One of the largest proponents of the latter was Vader, who called the match “blatant acrobatics” on Twitter, and proceeded to call out Ospreay in a series of tweets, in a clear attempt to interject himself into one of the most talked about matches in years. While Vader did end up facing Ospreay in a match for Revolution Pro Wrestling in 2016, he was certainly not on the level of his previous success, and certainly not able to keep up with Ospreay. At the end of it all, fans did not care about Vader’s opinion of the match, but would much rather just watch good wrestling.
Daffney emerged in WCW in 1999 to manage David Flair and Crowbar, and holds the distinction- or unfortunate marker - of being the only female WCW Cruiserweight Champion in history, which according to wrestling historians was one of the catalysts for sinking the value of the once-great Cruiserweight division. Since her release from WCW in 2001 (right before the company folded), Daffney proceeded to work the independent circuit, where she made small appearances, and had a cup of coffee in WWE’s developmental system. Not one to let her former relevance fade away, Daffney entered TNA’s Knockout Division in 2008, holding onto a spot in the company until 2011 after accomplishing very little with the company.
While there were many other women on the TNA roster, and on the independent circuit, that could have done very well in TNA if given the opportunity, Daffney did not use her spot in the company to elevate younger talent, but instead held onto her position for her own benefit. Some people just refuse to let themselves fade away.
4 Johnny “The Bull” Stamboli
Stamboli’s time in both WCW and WWE were very brief, only including runs as champion in each of the promotion’s Hardcore divisions, which really says all that we need to say about the success of his career. Given this resume, one would not think that Stamboli would be high up on many promoter’s lists of former WCW talent to book, but Stamboli continues to make appearances on independent shows in the United States, still trying to capitalize on his brush with fame in both companies. Not all wrestlers are destined to make a good living on the independent wrestling circuit, and whether it is because of their talent level or lack of drawing ability is up to the fans in attendance.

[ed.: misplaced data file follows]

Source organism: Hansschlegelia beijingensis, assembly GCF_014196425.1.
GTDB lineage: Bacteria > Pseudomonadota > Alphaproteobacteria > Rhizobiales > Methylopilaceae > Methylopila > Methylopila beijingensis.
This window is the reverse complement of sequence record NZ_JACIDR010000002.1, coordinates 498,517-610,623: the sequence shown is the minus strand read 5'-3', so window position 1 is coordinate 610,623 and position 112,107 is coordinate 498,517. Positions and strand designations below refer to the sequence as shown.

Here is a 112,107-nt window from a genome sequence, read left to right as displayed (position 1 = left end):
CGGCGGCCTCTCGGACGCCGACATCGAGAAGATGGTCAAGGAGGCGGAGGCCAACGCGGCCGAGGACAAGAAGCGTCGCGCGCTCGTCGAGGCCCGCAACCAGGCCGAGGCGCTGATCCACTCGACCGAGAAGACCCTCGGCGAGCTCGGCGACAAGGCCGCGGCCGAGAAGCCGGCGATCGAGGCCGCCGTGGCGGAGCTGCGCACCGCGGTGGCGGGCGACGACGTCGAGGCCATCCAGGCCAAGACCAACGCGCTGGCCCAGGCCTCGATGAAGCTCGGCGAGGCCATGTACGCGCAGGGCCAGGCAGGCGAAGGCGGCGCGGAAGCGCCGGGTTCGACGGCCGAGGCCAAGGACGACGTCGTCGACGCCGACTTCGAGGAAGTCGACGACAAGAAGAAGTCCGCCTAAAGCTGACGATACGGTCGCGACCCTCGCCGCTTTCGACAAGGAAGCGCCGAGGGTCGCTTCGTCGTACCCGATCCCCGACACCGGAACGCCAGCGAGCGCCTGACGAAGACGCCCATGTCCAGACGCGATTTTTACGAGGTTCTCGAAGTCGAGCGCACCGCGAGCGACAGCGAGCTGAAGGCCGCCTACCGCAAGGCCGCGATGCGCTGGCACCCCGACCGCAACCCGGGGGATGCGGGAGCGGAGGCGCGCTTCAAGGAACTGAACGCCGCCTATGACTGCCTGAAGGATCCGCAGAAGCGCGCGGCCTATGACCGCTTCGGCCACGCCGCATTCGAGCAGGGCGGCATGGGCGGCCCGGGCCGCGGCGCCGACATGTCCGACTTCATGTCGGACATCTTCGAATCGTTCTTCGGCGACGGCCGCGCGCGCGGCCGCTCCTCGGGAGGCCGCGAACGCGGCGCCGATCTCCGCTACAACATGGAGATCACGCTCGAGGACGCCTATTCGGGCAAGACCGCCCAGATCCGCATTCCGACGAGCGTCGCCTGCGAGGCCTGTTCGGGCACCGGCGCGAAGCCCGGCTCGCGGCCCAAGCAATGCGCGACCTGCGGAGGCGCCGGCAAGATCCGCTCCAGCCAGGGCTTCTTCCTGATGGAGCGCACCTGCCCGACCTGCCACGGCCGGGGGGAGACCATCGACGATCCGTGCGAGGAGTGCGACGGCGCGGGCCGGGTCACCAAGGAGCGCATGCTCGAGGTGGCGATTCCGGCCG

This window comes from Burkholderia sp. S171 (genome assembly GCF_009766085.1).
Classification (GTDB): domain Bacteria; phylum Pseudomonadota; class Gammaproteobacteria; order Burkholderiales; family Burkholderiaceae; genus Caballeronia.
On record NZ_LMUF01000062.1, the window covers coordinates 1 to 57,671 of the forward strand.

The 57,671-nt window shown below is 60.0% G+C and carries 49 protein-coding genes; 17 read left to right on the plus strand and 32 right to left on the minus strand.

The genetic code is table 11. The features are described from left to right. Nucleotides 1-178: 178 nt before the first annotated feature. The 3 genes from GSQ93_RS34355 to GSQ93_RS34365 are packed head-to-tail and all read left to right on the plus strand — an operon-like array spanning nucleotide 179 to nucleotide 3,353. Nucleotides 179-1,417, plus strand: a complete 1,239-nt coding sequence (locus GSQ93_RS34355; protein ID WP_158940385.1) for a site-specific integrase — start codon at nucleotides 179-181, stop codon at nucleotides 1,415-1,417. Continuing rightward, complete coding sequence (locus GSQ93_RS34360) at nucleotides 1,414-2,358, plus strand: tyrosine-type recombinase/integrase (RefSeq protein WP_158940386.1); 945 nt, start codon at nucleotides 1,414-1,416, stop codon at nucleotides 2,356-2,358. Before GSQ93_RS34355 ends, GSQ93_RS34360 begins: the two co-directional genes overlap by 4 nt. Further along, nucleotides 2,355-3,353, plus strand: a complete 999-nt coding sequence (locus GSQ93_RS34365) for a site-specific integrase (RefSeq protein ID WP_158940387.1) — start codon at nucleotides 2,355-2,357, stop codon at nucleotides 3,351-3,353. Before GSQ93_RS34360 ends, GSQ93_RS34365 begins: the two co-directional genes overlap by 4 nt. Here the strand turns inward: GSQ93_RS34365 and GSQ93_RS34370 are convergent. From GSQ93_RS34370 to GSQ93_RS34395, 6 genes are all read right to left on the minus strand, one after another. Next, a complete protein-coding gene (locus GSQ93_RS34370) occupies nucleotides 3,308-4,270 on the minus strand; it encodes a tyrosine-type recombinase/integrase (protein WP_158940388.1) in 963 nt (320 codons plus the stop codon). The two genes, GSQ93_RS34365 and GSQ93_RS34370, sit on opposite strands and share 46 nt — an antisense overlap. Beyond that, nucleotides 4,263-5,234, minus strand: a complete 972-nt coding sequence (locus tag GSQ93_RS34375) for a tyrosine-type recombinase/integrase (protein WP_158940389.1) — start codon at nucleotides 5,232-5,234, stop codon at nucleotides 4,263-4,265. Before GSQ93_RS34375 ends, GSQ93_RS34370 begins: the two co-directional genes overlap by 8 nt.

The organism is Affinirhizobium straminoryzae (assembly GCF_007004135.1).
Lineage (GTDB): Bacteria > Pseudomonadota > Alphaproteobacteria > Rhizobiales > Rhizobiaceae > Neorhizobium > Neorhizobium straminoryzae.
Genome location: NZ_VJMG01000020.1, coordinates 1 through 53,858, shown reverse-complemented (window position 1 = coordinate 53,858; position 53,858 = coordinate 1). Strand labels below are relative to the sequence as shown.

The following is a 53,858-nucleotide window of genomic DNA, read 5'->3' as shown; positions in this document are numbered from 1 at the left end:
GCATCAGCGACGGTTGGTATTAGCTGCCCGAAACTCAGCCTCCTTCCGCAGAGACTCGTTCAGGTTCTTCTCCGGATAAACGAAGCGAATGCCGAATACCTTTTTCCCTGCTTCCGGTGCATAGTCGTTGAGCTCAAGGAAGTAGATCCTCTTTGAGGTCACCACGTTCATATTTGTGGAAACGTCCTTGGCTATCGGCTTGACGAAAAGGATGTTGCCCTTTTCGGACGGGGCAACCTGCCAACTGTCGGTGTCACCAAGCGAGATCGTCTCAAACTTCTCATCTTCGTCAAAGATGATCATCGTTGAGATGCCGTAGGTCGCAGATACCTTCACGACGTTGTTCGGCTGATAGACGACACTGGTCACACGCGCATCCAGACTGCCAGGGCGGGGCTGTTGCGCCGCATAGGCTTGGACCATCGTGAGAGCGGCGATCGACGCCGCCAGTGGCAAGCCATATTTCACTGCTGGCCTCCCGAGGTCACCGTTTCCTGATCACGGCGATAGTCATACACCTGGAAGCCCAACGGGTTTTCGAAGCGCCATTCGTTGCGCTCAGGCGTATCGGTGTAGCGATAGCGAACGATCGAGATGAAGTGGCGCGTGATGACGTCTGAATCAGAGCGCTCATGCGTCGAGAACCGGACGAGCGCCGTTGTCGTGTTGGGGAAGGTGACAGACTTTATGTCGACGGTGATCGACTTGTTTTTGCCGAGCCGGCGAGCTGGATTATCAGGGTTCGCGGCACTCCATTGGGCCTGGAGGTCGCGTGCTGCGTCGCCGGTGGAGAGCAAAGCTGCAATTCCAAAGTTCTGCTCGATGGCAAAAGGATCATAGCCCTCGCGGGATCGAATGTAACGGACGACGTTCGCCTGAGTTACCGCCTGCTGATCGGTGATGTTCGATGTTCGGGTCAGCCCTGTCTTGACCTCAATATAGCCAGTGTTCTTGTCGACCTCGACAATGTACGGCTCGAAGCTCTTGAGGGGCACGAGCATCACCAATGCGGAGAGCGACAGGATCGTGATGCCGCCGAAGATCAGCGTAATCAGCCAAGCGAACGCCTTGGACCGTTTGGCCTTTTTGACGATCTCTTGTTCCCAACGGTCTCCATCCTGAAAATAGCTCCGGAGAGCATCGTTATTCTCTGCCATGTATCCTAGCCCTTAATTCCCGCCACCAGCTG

The sooner that some of these talents realize that not all former WCW wrestlers are created equal, and they should not be getting themselves booked on these shows, the better off the wrestling business is going to be.
3 Vito LoGrasso
When you are best known as a wrestler who used to wear a dress in the ring, and was most famous for sticking wrestler’s heads underneath it, it is likely that you will not be remembered very often by wrestling fans (unless they are looking for a quick laugh). Enter Vito LoGrasso, he wrestled for less than two years with WCW in the 2000s, and was only brought into WWE four years after WCW closed, which gives you an indication of how highly sought-after his talent was at the time. Since being released by WWE in 2007, LoGrasso continued to wrestle on the independent circuit, struggling to retain the name value from his time in the big leagues, and only making headlines again when he became part of a class-action lawsuit against WWE for the injuries he received while working with them. Not necessarily what he would want to be remembered for, but I suppose it is better than being “the guy who wore the dress”.
2 Tammy Lynn Sytch
Not all of the wrestlers are discuss in this article have a happy story to tell, and that is the case with Tammy Lynn Sytch who worked in WCW with her husband, the late Chris Candido, in 2000. While Sytch is mainly known for her time in WWE as Sunny, with the exception of a brief appearance at WrestleMania XXV, the last time she was involved with a major wrestling promotion was WCW, and any time she has been mentioned in the news since then it has been surrounded by dark undertones of legal issues. Sytch is currently making headlines for her active role in adult movies, which is not the name she initially sought out to make for herself. We wish Sytch the best of luck when she decides to rehabilitate from her demons because this is not the legacy she should be leaving behind.
1 Terry Funk
Credit should always be given where credit is due, and Terry Funk is one of the greatest professional wrestlers on the face of the Earth – whether someone is seeing his matches with Ric Flair for the first time in NWA and is surprised at how well he can wrestle, or are reveling in the violence of his matches with Mick Foley, Funk’s contributions to the wrestling business cannot be denied. However, Funk has not contributed anything worth-while to the wrestling business in quite some time, and his continued appearances (and subsequent and numerous “retiring” stints) have only served to damage his legendary credibility. Funk should have permanently hung up his boots a long time ago, and until he does, people are going to continue to question his soundness and legendary status.